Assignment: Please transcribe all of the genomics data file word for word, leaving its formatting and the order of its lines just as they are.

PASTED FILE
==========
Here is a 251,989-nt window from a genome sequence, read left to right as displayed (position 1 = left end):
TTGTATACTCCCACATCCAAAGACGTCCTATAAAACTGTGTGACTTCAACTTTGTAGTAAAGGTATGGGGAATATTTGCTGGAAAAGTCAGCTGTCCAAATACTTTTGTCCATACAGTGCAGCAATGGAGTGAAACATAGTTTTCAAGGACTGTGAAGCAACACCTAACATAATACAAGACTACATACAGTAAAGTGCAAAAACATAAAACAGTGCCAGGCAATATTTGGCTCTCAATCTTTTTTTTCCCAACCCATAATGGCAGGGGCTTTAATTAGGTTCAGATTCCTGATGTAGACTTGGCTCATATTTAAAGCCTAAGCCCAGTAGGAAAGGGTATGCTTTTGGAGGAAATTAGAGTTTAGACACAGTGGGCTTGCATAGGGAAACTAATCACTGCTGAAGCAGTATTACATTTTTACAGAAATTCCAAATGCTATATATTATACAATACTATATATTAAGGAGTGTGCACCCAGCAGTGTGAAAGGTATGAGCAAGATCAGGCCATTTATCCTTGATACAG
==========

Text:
Here is a 251,989-nt window from a genome sequence, read left to right as displayed (position 1 = left end):
TTGTATACTCCCACATCCAAAGACGTCCTATAAAACTGTGTGACTTCAACTTTGTAGTAAAGGTATGGGGAATATTTGCTGGAAAAGTCAGCTGTCCAAATACTTTTGTCCATACAGTGCAGCAATGGAGTGAAACATAGTTTTCAAGGACTGTGAAGCAACACCTAACATAATACAAGACTACATACAGTAAAGTGCAAAAACATAAAACAGTGCCAGGCAATATTTGGCTCTCAATCTTTTTTTTCCCAACCCATAATGGCAGGGGCTTTAATTAGGTTCAGATTCCTGATGTAGACTTGGCTCATATTTAAAGCCTAAGCCCAGTAGGAAAGGGTATGCTTTTGGAGGAAATTAGAGTTTAGACACAGTGGGCTTGCATAGGGAAACTAATCACTGCTGAAGCAGTATTACATTTTTACAGAAATTCCAAATGCTATATATTATACAATACTATATATTAAGGAGTGTGCACCCAGCAGTGTGAAAGGTATGAGCAAGATCAGGCCATTTATCCTTGATACAG